Information Deficit Disorder

Via Twitter, James Poulos passes along an interesting piece by Conor Friedersdorf titled “Iran, Twitter, and The American Information Elite.”  Basically, he noticed over the weekend that all of his blogger/journalist friends were intensely aware of what was happening in Iran whereas other well educated people he encountered hadn’t the slightest clue.

I can’t help noticing that information elites are able to process breaking news and form political opinions about it faster than ever before (see the Feiler Faster thesis as told by Mickey Kaus); that these folks are blogging and Tweeting their policy suggestions and demands almost immediately; and that due to arguably dubious strategic political considerations, all of Congress seems to be getting on Twitter.

Are we approaching a point where political information is processed so fast that an event happens, information elites weigh in to shape the discourse surrounding it, the conventional wisdom is communicated to Congress, and elected leaders formulate reactions based on public opinion… all before most of even the formerly plugged in members of the public ever learn what on earth is going on, or have a chance to form an opinion? Is anyone who works at a company that blocks their Facebook feed going to be meaningfully disadvantaged in the political process? Egalitarian concerns aside, are the information elites going to set a course, ossify as they always do in their opinions, and influence the nation’s course too hastily? Are we on course for a kind of political singularity?

An interesting set of questions.  Having been blogging virtually daily for the past six and a half years, the way I process and consume information has changed considerably.  Things become “old news” very quickly, so the pressure to form a strong opinion in real time is the nature of the enterprise.

I tend to start the day with Gmail and Google Reader, even on the weekends, and so processed dozens of blog posts on the subject of the Iran mess over the weekend.  Because I do most of my foreign affairs blogging at the Atlantic Council these days and 1) the topic is a bit outside our baliwick,  2) the blog I’ve developed there is aimed at providing something akin to expert analysis, and 3) having a 5-month-old means less time for writing on weekend mornings, I just read and thought about things and got around to writing Monday.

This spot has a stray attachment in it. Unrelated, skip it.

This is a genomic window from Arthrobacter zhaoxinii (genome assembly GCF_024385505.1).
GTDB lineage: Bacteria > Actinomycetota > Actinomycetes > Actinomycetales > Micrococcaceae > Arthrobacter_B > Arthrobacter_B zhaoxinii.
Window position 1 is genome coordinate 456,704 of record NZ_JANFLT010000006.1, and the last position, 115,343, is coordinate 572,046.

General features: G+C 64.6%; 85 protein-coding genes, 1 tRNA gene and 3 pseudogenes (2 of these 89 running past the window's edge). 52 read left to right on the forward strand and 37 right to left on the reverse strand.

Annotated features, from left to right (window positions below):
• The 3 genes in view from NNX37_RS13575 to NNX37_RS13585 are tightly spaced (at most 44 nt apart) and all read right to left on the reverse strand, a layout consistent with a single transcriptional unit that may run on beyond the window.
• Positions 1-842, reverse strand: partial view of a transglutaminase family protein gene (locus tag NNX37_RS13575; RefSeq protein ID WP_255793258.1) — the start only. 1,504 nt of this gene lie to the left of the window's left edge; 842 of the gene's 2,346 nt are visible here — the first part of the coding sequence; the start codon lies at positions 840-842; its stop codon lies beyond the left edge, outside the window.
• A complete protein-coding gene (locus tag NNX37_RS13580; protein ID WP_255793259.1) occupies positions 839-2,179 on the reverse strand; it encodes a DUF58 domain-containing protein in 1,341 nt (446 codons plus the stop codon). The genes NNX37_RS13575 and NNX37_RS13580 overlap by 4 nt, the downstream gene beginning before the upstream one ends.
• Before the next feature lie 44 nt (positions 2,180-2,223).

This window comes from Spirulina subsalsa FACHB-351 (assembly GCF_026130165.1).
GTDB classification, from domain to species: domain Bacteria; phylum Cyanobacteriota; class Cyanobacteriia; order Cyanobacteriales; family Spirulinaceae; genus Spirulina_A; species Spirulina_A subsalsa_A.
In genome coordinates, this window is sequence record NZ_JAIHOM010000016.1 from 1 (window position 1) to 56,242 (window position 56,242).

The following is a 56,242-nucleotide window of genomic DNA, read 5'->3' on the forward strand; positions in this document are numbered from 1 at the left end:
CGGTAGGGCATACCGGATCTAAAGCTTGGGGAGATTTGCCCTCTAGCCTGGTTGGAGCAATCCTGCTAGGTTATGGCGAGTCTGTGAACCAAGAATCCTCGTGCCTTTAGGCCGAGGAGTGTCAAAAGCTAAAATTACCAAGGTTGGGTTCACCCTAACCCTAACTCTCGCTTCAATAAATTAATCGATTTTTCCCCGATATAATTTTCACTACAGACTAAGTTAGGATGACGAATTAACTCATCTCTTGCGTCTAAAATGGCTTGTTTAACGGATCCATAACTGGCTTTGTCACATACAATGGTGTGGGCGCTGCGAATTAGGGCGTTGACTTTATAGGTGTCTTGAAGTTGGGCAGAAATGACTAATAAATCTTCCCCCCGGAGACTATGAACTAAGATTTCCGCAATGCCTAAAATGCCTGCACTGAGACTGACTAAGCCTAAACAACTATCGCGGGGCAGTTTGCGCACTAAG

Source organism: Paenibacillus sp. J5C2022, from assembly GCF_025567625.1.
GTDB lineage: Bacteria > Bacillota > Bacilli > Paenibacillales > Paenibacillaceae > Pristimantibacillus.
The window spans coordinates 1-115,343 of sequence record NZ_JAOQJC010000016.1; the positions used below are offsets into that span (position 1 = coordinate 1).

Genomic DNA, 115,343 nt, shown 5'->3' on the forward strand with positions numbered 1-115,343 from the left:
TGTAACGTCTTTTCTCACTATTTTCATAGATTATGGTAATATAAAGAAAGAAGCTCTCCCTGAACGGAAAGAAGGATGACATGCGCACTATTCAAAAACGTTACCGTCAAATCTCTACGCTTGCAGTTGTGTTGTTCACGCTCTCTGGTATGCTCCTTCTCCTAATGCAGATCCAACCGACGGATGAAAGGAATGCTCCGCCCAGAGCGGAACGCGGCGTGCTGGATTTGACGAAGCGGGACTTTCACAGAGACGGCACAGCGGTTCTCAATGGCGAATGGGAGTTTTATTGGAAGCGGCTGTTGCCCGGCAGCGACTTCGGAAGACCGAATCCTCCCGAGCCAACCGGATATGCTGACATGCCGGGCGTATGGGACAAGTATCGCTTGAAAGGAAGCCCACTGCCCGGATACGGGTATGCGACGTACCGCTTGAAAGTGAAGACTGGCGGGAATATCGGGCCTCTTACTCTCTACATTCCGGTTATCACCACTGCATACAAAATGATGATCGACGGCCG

Iran’s Elections: What We Know (And What We Don’t) and Iran’s Elections: What Now? are almost surely better posts than I’d have dashed off Saturday.  But Conor’s right:  The prevailing opinion that the Iranian elections had been stolen was already formed by then and it’s reasonable to presume that the early deciders will shape the opinions of those catching up later in the week.

FILED UNDER: *FEATURED, Best of OTB, Blogosphere, Media, Middle East, , , , , , , , ,
James Joyner
About James Joyner
James Joyner is a Security Studies professor at Marine Corps University's Command and Staff College and a nonresident senior fellow at the Scowcroft Center for Strategy and Security at the Atlantic Council. He's a former Army officer and Desert Storm vet. Views expressed here are his own. Follow James on Twitter @DrJJoyner.

Comments

  1. John Burgess says:

    I’d suggest that the information being distributed from within Iran via Twitter and other social networks is, practically by definition, coming from a particular and likely narrow segment of the Iranian population. Thus, the information being sent is likely not representative of the country at large.

    It may be accurate as far as this subsection of the population goes, but just how far does it go?

    I see stories reporting on unrest in less than a half-dozen major cities. Is that a national uprising? Or is it the anger of urban elites?

    Urban elites in Iran are not to be dismissed as trivial, but it takes more than that group to run a revolution.

  2. Tlaloc says:

    An interesting set of questions. Having been blogging virtually daily for the past six and a half years, the way I process and consume information has changed considerably.

    I actively dislike reading newspapers now because the information is compartmentalized and I can’t just go look up more info about a story I’m interested in, or try and get another perspective to see if the reporter is being sloppy. Newspaper just feels dead end.

  3. Janis Gore says:

    It’s about time for an update on young Katie. Does she have her mother’s smile yet? Good smile, Ms. Joyner.

  4. Dave Schuler says:

    It’s hard for me to imagine anything more likely to undermine Congress’s authority than Congressmen tweeting.